The theme of local decisions made by local people is so entrenched in the act that for the first time a referendum must be part of the village NP approval process to demonstrate community support for the plan.  A majority vote at the referendum is the first major hurdle of the NP approval process, signifying acceptance of some key points including;

  • Acceptance that future development change will occur, however any change will be greatly influenced by the approved NP.
  • A focus on what is wanted by the community over time thereby influencing village sustainability.
  • A demonstration that its plans for the future are not only acceptable to the majority of residents but also that the plan complies with legal statute.
  • An acceptance that the NP means change will occur which in turn which are linked to benefits that accrue for the community as a whole.
  • An appreciation that there will be some bureaucratic “hoops to jump through”.  Whilst some of these hoops may appear pointless at first glance, they help demonstrate that there is a will and ability for the village to succeed and determine the shape and pace of change.

Aims and Objectives of the Neighbourhood Plan

The main aims of the NP appear below and these are incorporated within the NP constitution.

  • To produce a Neighbourhood Plan for West Bergholt that fulfils the requirements needed for adoption of the plan by Colchester Borough Council.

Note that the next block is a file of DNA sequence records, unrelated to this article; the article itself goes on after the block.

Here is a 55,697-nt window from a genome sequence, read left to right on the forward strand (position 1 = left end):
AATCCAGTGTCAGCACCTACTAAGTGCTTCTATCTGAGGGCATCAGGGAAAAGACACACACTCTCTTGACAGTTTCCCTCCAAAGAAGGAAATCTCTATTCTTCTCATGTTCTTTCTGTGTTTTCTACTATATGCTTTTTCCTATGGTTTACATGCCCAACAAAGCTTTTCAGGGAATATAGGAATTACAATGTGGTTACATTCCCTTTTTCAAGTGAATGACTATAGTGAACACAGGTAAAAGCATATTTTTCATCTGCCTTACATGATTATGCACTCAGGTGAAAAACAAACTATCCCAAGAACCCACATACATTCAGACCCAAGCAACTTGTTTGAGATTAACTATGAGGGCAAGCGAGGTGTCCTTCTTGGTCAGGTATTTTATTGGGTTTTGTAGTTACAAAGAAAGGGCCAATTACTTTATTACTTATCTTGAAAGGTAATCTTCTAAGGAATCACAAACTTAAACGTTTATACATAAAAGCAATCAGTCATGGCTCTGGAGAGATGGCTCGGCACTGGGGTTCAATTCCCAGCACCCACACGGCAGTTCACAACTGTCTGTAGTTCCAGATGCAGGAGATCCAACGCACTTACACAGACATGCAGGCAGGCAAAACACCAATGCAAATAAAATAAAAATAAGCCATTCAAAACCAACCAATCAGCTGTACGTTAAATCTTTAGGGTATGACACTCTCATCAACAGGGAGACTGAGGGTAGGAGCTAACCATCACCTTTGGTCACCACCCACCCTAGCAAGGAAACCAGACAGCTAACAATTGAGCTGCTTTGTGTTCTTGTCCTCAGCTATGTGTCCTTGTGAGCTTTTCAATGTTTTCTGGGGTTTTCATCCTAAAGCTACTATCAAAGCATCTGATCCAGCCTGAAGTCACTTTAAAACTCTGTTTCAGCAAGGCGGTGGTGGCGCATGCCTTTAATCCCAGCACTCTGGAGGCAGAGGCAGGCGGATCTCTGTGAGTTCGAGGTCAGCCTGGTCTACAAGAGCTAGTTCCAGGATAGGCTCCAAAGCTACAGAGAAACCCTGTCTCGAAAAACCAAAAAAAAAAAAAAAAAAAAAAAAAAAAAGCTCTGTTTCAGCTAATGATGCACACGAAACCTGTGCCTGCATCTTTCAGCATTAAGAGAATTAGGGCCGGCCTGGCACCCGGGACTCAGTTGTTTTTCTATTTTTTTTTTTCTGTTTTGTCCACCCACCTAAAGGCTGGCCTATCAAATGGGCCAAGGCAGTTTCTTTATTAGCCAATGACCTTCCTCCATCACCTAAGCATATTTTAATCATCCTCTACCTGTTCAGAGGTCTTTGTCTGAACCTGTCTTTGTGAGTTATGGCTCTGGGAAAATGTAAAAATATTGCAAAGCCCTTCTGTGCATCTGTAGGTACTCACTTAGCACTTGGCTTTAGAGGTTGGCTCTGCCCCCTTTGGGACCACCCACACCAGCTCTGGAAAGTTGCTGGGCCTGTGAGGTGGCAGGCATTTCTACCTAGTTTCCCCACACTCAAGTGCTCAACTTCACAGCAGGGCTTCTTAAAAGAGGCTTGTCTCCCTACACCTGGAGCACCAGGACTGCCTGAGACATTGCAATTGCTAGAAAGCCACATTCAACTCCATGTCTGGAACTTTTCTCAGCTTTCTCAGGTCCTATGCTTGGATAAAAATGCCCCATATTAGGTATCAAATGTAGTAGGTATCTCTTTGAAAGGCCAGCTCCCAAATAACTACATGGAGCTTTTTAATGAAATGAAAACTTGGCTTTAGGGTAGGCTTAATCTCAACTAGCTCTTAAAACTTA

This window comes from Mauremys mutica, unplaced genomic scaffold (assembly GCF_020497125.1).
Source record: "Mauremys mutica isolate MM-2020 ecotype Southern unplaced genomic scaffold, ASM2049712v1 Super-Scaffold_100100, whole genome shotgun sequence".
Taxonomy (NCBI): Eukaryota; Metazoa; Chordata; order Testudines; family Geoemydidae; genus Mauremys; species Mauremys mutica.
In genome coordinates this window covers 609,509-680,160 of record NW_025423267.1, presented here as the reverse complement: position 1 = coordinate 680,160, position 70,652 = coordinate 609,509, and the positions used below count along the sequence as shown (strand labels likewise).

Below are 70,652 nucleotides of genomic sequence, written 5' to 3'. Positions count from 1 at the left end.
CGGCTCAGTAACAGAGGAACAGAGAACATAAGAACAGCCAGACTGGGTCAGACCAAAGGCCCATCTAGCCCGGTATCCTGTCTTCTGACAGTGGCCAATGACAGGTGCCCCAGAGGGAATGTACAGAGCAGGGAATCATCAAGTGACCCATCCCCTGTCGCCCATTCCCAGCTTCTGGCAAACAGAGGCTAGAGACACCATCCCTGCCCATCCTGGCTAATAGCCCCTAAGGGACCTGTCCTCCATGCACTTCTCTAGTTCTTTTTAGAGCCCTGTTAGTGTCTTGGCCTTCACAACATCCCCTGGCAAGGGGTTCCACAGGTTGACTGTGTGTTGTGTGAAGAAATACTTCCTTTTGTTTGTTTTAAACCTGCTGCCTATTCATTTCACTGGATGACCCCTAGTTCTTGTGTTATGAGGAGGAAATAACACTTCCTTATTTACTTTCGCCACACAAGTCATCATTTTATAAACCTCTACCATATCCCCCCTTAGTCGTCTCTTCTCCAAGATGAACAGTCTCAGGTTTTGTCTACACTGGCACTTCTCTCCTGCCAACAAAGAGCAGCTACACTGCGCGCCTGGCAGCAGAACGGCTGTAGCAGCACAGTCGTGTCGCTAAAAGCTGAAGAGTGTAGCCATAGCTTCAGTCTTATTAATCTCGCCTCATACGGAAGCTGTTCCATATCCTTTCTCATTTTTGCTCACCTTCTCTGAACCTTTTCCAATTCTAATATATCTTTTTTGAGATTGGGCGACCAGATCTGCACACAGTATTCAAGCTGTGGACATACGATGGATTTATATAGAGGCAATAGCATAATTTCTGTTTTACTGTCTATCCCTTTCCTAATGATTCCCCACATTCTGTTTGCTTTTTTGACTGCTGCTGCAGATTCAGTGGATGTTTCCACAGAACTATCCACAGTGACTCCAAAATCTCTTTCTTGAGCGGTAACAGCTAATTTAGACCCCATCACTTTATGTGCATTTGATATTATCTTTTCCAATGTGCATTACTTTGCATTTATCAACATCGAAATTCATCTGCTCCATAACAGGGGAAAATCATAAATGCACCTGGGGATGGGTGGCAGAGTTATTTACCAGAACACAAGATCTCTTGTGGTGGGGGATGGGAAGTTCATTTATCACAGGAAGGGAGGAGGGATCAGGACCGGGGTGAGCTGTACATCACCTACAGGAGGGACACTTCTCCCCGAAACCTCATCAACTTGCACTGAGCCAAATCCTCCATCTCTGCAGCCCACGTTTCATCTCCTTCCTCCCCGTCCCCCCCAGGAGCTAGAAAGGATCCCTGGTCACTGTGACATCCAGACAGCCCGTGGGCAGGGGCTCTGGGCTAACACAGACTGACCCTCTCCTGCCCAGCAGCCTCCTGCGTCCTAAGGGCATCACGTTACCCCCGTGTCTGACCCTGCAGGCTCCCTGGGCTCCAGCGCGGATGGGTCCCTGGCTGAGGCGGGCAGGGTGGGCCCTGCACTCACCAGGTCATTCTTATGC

• To define neighbourhood planning powers to establish general planning policies for the development and use of land in the parish. These are described legally as ‘neighbourhood development plans’.
  • To obtain information as necessary to influence the statutory authorities and other decision-making bodies on planning considerations which affect and are acceptable to village residents.
  • To allow all residents and businesses within West Bergholt an opportunity to have their say on all aspects of community planning and development and considerations that directly affect the community.

These Aims are important and vital elements of a NP.  Achieving these aims comes with conditions which need addressing before the NP can be put to a community referendum and legally come into force.

The following general conditions ensure the NP is legally compliant and takes account of wider policy considerations (e.g. national policy).

  • they must have regard to national planning policy;
  • they must be in general conformity with strategic policies in the development plan for the local area (i.e. such as in a core strategy) or put simply do not contradict the core strategy which has been adopted by Colchester Borough Council;
  • they must be compatible with EU obligations and human rights requirements.

In reality the “hoops” should not present too big a problem as the boiler plate material to meet these considerations should be readily available from CBC, the Internet, existing approved Neighbourhood Plans, or a combination of these and other sources.